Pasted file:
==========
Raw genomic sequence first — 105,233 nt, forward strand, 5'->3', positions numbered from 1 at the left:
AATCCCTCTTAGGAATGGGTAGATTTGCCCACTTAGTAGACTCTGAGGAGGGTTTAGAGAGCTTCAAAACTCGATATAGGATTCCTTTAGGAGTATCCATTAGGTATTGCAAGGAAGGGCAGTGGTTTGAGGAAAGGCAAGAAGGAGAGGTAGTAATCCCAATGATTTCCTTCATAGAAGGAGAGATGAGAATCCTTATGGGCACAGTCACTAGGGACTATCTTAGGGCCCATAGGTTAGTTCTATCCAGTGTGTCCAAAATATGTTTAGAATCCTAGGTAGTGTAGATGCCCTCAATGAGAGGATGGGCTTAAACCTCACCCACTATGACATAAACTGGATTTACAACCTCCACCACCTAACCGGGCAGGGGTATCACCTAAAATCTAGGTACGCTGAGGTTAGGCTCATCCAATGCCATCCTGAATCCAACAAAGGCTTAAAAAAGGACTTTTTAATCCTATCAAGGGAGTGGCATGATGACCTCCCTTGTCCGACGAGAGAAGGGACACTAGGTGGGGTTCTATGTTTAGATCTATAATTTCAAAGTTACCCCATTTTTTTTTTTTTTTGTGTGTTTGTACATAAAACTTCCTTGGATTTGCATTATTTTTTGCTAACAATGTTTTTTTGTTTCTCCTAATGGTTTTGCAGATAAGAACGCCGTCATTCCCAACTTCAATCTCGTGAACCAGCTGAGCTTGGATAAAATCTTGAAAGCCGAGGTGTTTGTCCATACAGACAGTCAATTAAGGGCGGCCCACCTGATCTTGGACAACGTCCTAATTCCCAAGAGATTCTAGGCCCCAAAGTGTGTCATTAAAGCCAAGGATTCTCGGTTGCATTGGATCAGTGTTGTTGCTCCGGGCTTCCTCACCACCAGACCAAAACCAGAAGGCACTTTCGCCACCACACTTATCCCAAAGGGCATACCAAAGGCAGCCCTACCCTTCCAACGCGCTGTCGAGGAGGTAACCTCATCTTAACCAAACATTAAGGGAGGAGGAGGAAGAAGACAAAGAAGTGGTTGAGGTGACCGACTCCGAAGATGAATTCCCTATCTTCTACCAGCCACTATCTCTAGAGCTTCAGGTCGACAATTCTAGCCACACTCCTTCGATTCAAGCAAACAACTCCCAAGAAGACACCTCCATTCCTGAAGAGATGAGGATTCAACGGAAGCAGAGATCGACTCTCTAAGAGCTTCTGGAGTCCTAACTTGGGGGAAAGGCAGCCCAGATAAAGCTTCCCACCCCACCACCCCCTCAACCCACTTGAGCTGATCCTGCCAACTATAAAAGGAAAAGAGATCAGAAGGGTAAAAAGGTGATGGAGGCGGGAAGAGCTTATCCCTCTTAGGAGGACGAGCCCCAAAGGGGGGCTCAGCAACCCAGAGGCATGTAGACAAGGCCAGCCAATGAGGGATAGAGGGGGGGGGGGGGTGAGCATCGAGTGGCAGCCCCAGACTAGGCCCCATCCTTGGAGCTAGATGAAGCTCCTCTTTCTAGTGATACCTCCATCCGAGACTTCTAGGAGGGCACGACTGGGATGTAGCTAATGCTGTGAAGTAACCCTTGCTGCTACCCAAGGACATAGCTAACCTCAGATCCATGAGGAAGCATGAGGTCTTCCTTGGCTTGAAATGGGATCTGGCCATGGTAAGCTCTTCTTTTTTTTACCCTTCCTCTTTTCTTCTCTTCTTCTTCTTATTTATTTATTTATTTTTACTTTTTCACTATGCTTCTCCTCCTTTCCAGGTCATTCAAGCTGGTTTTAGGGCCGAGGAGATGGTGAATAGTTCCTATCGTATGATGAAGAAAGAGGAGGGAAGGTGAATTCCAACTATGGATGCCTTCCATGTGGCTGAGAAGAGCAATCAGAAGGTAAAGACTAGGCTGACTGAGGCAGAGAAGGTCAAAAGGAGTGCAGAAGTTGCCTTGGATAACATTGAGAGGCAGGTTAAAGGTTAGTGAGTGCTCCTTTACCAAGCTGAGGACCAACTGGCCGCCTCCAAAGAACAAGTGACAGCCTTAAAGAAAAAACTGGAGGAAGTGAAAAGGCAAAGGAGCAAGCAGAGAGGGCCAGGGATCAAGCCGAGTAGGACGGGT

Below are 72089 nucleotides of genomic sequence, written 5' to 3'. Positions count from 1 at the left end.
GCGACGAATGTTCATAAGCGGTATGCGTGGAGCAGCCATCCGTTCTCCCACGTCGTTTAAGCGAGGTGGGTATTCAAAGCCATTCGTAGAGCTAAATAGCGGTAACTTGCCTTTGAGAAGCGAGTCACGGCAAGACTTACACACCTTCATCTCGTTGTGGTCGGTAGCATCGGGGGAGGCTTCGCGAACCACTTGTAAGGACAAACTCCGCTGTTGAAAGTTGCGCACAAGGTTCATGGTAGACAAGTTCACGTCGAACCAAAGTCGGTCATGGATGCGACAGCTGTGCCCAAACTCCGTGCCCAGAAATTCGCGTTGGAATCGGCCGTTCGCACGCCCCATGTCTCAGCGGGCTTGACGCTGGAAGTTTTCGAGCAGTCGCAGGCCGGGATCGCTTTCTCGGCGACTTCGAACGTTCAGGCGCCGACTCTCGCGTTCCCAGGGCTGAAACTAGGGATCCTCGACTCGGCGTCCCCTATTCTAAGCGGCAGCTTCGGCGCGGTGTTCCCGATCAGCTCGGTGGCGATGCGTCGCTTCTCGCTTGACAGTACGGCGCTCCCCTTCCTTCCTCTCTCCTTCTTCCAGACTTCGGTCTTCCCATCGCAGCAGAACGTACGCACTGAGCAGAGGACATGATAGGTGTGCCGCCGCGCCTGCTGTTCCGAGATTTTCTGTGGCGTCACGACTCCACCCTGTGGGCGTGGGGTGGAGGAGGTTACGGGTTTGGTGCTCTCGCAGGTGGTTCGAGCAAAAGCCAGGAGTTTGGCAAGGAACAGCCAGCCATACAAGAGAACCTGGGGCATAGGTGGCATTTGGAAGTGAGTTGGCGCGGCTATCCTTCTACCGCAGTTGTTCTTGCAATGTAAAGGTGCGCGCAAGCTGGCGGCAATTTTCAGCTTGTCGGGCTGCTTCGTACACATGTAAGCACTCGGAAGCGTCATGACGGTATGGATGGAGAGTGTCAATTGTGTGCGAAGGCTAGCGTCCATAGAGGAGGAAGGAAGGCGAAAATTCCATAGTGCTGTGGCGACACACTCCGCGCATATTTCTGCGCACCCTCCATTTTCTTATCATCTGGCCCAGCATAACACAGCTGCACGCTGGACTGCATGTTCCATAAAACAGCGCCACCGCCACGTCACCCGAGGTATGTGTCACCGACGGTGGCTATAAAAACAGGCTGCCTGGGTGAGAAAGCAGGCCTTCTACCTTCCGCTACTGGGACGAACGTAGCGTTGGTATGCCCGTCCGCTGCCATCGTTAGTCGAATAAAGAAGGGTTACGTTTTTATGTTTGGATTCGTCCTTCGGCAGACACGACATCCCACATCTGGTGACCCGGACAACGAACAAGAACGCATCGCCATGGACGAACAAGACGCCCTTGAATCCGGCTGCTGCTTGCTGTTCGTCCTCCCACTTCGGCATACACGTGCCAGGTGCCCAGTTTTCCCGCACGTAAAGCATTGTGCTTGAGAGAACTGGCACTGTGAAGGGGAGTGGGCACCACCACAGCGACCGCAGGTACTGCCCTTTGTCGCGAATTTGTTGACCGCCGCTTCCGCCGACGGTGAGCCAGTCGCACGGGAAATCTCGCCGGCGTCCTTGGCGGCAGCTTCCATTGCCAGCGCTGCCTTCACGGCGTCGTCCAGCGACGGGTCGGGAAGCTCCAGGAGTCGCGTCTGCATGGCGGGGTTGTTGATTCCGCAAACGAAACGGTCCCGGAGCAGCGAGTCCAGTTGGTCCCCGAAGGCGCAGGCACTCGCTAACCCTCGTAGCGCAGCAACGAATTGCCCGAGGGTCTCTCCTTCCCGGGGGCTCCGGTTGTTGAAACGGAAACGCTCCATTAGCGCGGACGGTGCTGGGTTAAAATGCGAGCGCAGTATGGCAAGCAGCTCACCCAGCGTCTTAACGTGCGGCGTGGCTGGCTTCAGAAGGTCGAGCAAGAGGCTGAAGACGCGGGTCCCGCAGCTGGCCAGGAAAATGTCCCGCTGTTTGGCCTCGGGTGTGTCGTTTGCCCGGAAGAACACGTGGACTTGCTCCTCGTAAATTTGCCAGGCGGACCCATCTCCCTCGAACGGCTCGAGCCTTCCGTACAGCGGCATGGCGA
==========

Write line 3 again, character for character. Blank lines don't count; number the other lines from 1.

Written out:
Below are 72089 nucleotides of genomic sequence, written 5' to 3'. Positions count from 1 at the left end.